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Complete Aeschylus Persians and Other Plays

ISBN-10: 0195373286
ISBN-13: 9780195373288
Edition: 2009
List price: $12.95 Buy it from $7.32
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Description: Based on the conviction that only translators who write poetry themselves can properly re-create the celebrated and timeless tragedies of Aeschylus, Sophocles, and Euripides, the Greek Tragedy in New Translations series offers new translations that  More...

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Book details

List price: $12.95
Copyright year: 2009
Publisher: Oxford University Press, Incorporated
Publication date: 3/17/2009
Binding: Paperback
Pages: 256
Size: 5.25" wide x 8.00" long x 0.75" tall
Weight: 0.682
Language: English

Based on the conviction that only translators who write poetry themselves can properly re-create the celebrated and timeless tragedies of Aeschylus, Sophocles, and Euripides, the Greek Tragedy in New Translations series offers new translations that go beyond the literal meaning of the Greek in order to evoke the poetry of the originals. The volume brings together four major works by one of the great classical dramatists: Prometheus Bound, translated by James Scully and C. John Herrington, a haunting depiction of the most famous of Olympian punishments; The Suppliants, translated by Peter Burian, an extraordinary drama of flight and rescue arising from women's resistance to marriage; Persians, translated by Janet Lembke and C. John Herington, a masterful telling of the Persian Wars from the view of the defeated; and Seven Against Thebes, translated by Anthony Hecht and Helen Bacon, a richly symbolic play about the feuding sons of Oedipus. These four tragedies were originally available as single volumes. This new volume retains the informative introductions and explanatory notes of the original editions and adds a single combined glossary and Greek line numbers.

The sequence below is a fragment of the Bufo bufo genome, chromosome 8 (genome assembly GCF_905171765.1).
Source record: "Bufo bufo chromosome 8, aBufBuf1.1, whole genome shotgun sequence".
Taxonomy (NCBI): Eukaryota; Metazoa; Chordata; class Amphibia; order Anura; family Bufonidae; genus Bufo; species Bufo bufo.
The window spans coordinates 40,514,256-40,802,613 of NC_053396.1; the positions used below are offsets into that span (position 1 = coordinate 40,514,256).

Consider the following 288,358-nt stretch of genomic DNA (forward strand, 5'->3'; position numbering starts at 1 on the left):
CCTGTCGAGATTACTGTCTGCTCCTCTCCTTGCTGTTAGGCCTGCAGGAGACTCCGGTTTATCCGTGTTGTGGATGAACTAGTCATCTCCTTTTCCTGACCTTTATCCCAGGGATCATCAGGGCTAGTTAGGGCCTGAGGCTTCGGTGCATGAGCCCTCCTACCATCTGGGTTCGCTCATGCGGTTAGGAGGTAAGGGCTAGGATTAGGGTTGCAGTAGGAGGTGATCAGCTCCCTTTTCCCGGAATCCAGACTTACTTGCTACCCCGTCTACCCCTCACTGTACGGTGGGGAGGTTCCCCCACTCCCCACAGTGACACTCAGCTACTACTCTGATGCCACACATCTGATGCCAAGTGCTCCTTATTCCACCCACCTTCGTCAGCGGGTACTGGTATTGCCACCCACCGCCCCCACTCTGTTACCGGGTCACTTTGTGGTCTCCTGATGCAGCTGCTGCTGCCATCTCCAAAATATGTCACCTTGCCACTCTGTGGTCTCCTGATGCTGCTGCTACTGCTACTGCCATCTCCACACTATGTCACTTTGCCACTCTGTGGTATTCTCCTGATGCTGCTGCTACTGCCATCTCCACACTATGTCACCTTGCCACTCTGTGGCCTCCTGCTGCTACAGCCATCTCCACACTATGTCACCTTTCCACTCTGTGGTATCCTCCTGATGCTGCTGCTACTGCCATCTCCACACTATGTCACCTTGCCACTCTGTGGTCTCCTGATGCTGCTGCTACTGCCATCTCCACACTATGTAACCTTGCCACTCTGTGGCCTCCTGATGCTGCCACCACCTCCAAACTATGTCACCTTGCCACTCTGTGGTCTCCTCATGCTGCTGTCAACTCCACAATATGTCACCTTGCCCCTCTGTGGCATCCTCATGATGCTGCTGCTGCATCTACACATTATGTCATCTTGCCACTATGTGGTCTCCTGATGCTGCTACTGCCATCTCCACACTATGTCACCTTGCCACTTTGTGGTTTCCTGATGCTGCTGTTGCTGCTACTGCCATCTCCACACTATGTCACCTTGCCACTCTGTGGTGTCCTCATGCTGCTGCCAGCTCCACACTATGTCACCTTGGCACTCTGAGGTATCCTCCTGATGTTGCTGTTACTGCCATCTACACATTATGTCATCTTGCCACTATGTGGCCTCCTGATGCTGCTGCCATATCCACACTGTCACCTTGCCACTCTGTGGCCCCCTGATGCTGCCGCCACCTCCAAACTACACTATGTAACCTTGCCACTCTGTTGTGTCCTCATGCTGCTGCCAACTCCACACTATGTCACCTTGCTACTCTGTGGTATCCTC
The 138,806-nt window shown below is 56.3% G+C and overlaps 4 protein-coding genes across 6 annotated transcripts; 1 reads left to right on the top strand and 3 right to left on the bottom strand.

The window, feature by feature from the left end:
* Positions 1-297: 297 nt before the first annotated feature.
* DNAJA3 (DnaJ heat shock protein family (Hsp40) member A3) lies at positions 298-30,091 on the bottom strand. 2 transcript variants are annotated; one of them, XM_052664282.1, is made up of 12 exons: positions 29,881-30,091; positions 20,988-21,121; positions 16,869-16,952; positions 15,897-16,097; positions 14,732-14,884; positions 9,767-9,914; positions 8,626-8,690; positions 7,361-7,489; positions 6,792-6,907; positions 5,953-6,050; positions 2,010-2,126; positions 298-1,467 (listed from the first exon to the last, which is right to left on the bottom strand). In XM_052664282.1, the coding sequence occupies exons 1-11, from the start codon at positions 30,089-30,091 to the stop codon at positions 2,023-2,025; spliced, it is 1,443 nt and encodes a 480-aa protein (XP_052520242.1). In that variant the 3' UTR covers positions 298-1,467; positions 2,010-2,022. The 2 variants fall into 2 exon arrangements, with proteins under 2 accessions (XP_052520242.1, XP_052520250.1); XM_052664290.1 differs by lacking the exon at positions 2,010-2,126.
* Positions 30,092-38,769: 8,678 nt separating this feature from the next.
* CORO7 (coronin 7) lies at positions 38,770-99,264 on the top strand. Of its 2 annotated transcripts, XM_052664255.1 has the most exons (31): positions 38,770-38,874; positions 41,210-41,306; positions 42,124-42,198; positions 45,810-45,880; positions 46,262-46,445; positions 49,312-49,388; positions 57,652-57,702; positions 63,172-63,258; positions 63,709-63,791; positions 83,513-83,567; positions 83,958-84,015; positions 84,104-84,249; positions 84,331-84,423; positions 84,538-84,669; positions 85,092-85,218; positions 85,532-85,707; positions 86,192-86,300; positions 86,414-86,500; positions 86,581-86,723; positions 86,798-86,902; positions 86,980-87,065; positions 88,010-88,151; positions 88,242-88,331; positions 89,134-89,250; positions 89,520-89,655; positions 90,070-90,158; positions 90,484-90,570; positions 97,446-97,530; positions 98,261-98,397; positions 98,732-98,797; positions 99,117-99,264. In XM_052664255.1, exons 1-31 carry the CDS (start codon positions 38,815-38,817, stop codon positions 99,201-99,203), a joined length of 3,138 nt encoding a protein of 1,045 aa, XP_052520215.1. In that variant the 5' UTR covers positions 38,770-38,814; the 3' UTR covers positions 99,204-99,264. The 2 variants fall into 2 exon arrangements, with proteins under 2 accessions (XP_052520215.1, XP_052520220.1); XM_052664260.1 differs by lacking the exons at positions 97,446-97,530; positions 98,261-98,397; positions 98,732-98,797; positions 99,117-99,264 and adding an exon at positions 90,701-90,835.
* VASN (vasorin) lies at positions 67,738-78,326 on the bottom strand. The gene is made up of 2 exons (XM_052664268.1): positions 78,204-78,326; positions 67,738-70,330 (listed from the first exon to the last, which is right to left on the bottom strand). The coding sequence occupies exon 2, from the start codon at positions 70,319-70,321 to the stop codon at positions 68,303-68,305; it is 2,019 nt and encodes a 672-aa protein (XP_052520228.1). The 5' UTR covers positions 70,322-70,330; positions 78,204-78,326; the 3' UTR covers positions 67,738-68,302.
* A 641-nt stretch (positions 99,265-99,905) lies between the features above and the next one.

Peter Burian is Professor of Classical and Comparative Literatures and Theater Studies at Duke University. Alan Shapiro is Professor of English and Creative Writing at the University of North Carolina at Chapel Hill. A winner of the prestigious Lila Wallace Reader's Digest award 1992-95, he is the author of several poetry collections, including Tantalus in Love , Song and Dance , and The Dead Alive Busy.

Ann Marie Stockis the director of the Film and Media Program and professor of Hispanic studies at the College of William and Mary.Alan Shapiro has published eleven books of poetry, most recently Night of the Republic, a finalist for the National Book Award and the Griffin Prize, and Old War, winner of the Ambassador Book Award. He teaches at the University of North Carolina at Chapel Hill.

Aeschylus was born at Eleusis of a noble family. He fought at the Battle of Marathon (490 b.c.), where a small Greek band heroically defeated the invading Persians. At the time of his death in Sicily, Athens was in its golden age. In all of his extant works, his intense love of Greece and Athens finds expression. Of the nearly 90 plays attributed to him, only 7 survive. These are The Persians (produced in 472 b.c.), Seven against Thebes (467 b.c.), The Oresteia (458 b.c.)---which includes Agamemnon, Libation Bearers, and Eumenides (or Furies) --- Suppliants (463 b.c.), and Prometheus Bound (c.460 b.c.). Six of the seven present mythological stories. The ornate language creates a mood of tragedy and reinforces the already stylized character of the Greek theater. Aeschylus called his prodigious output "dry scraps from Homer's banquet," because his plots and solemn language are derived from the epic poet. But a more accurate summation of Aeschylus would emphasize his grandeur of mind and spirit and the tragic dignity of his language. Because of his patriotism and belief in divine providence, there is a profound moral order to his plays. Characters such as Clytemnestra, Orestes, and Prometheus personify a great passion or principle. As individuals they conflict with divine will, but, ultimately, justice prevails. Aeschylus's introduction of the second actor made real theater possible, because the two could address each other and act several roles. His successors imitated his costumes, dances, spectacular effects, long descriptions, choral refrains, invocations, and dialogue. Swinburne's (see Vol. 1) enthusiasm for The Oresteia sums up all praises of Aeschylus; he called it simply "the greatest achievement of the human mind." Because of his great achievements, Aeschylus might be considered the "father of tragedy."

Prometheus
The Suppliants Peter Burian Persians
Seven Against Thebes

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